In contrast to the piano, there are various operating elements on a keyboard, such as buttons, knobs or sliders to control the functions of the keyboard. Most keyboards also have a display that shows the current settings. For this, segment displays , advanced LCD displays or full graphic TFT screens used. Many keyboards, especially in the home keyboard area, also have built-in loudspeakers, so that no additional systems are required. These are sometimes also battery-operated. On the back of the keyboards there are usually sockets for a power connection, one or more audio connections, MIDI connections and connections for pedals (e.g. sustain or piano pedal). Some keyboards have a floppy - CD - or memory card nlaufwerk, with which it is possible to add additional sounds , styles for auto accompaniment or songs in MIDI format as presets to load into internal memory.
The built-in loudspeakers in a keyboard are mostly designed for room volume. If you want to play very loud, you have to make sure that there are connection sockets for an external amplifier when buying a keyboard. As a rule, a headphone output also fulfills this function.
Sound generation on an electronic keyboard
When a keyboard key is pressed, a tone is generated in a special electronic system with the traditionally assigned pitch and influenced with an ADSR envelope according to the duration of the key press. The sound source can be a classic oscillator circuit or a sample , among other things . The sound can also be influenced with the effects built into the keyboard .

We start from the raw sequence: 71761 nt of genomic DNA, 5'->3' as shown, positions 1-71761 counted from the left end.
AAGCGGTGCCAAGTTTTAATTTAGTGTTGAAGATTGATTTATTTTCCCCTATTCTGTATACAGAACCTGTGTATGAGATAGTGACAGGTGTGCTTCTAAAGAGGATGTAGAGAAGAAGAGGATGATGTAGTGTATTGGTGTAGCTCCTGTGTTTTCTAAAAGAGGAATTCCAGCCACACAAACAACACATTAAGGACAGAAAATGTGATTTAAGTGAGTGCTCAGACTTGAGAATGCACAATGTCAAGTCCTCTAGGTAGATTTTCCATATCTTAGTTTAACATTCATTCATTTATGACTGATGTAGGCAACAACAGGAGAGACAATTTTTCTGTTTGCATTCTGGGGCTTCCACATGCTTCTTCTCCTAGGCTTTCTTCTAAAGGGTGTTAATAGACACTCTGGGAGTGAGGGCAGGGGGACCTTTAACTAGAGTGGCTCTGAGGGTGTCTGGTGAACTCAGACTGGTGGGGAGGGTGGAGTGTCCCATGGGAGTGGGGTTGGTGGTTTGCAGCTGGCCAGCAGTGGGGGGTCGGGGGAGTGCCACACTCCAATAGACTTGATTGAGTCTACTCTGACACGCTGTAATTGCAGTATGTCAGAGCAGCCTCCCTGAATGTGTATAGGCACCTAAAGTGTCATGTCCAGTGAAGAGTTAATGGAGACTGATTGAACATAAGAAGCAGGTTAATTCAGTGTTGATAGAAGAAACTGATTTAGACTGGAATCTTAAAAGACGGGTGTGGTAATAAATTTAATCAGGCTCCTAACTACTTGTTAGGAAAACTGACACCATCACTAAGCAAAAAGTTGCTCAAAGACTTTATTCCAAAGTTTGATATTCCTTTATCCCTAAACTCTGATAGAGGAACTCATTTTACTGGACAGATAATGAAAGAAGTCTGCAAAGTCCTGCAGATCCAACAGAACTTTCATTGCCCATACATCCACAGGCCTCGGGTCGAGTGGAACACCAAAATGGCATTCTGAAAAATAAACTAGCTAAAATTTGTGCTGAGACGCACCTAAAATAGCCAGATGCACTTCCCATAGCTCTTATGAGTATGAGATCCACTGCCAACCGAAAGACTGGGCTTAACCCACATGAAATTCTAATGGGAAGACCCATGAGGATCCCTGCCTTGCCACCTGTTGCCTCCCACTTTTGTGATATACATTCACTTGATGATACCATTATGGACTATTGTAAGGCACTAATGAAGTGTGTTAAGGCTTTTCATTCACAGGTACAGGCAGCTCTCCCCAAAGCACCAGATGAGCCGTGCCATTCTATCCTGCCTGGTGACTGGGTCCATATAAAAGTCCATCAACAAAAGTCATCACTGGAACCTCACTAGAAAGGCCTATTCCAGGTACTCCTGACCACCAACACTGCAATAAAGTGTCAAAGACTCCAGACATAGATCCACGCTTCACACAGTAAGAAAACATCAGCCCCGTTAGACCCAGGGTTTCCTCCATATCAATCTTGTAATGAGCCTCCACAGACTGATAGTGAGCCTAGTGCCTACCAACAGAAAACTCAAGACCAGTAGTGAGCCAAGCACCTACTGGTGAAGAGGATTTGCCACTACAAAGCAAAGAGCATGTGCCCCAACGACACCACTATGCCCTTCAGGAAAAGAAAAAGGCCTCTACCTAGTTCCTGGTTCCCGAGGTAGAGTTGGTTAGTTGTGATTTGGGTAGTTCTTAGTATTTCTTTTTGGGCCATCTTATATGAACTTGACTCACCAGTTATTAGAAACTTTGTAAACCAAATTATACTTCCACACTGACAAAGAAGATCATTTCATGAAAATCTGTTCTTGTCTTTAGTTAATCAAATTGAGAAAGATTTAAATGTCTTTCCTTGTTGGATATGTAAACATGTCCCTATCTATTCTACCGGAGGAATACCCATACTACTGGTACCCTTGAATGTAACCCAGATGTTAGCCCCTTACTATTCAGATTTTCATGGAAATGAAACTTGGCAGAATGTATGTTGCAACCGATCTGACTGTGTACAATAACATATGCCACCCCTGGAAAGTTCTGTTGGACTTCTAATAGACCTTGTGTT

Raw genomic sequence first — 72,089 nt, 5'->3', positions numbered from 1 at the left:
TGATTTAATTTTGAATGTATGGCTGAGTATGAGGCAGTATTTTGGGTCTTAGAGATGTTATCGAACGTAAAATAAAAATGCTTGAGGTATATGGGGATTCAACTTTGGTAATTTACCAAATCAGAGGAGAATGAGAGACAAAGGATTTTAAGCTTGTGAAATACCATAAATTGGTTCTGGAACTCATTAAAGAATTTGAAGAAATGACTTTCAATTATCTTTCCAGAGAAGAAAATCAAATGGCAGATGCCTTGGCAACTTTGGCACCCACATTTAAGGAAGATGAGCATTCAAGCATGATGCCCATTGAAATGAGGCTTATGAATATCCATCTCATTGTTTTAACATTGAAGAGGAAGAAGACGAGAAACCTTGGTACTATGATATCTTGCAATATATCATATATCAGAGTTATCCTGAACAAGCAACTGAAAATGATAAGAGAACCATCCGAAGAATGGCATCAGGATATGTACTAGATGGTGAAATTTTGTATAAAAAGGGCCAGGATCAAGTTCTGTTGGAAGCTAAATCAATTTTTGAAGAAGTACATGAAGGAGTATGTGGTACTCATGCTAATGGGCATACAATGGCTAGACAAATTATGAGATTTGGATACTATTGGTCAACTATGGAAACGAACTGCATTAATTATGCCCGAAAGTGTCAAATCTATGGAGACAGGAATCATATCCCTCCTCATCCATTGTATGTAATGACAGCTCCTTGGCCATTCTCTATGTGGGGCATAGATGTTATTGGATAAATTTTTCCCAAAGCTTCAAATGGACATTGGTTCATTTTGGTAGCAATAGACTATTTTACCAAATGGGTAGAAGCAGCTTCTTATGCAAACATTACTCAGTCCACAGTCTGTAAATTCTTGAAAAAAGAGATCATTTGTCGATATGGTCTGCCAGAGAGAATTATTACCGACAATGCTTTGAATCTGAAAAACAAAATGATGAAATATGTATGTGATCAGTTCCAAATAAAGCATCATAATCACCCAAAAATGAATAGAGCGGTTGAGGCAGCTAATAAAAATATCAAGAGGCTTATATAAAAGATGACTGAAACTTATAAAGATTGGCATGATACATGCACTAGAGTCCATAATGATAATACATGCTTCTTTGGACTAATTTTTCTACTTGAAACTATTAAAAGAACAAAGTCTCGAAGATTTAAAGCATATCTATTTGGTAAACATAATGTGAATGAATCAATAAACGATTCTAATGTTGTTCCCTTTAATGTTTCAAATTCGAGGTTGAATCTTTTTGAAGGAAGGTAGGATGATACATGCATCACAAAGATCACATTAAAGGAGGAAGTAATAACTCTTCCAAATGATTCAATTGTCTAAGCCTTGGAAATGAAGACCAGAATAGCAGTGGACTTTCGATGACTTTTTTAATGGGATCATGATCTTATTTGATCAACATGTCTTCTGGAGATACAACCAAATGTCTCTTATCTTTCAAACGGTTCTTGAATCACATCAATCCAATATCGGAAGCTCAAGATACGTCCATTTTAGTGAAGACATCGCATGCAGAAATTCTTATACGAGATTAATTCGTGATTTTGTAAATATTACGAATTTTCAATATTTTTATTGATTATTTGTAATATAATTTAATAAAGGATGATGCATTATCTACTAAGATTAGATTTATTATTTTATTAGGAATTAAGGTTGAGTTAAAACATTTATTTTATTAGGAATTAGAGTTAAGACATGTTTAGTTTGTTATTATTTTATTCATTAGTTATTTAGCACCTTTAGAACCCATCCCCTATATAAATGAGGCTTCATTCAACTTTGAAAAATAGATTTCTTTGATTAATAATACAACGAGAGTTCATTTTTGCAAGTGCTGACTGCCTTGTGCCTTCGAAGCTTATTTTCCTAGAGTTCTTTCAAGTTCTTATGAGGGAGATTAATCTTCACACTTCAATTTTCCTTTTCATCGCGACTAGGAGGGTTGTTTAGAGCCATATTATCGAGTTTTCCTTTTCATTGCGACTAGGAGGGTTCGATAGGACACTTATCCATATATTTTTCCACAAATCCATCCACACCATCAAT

Due to limited electronic performance, the number of individual tones that can be generated simultaneously can vary greatly. Simple toy keyboards can be monophonic when an auto accompaniment is used.
Connection to a computer
Almost all keyboards these days come with a MIDI interface. There are two technical versions of it. Either you connect the keyboard to the MIDI input of the sound card using a MIDI cable or, as is common today, directly to a USB input on the computer using a USB cable. However, this connection is not used to transmit music, but rather MIDI commands (note-on, note-off, program change, etc.), which are first converted into sounds on the PC side by a corresponding sequencer or synthesizer program have to. There are two reasons to connect a keyboard to a PC:
1. Recording: You can record, save and reuse your own playing as a MIDI note sequence. This also enables multi-track MIDI files (= electronic sheet music) to be created so that an entire orchestra can be set up. You can also create wave files (= audio files) that can be saved or burned to CD.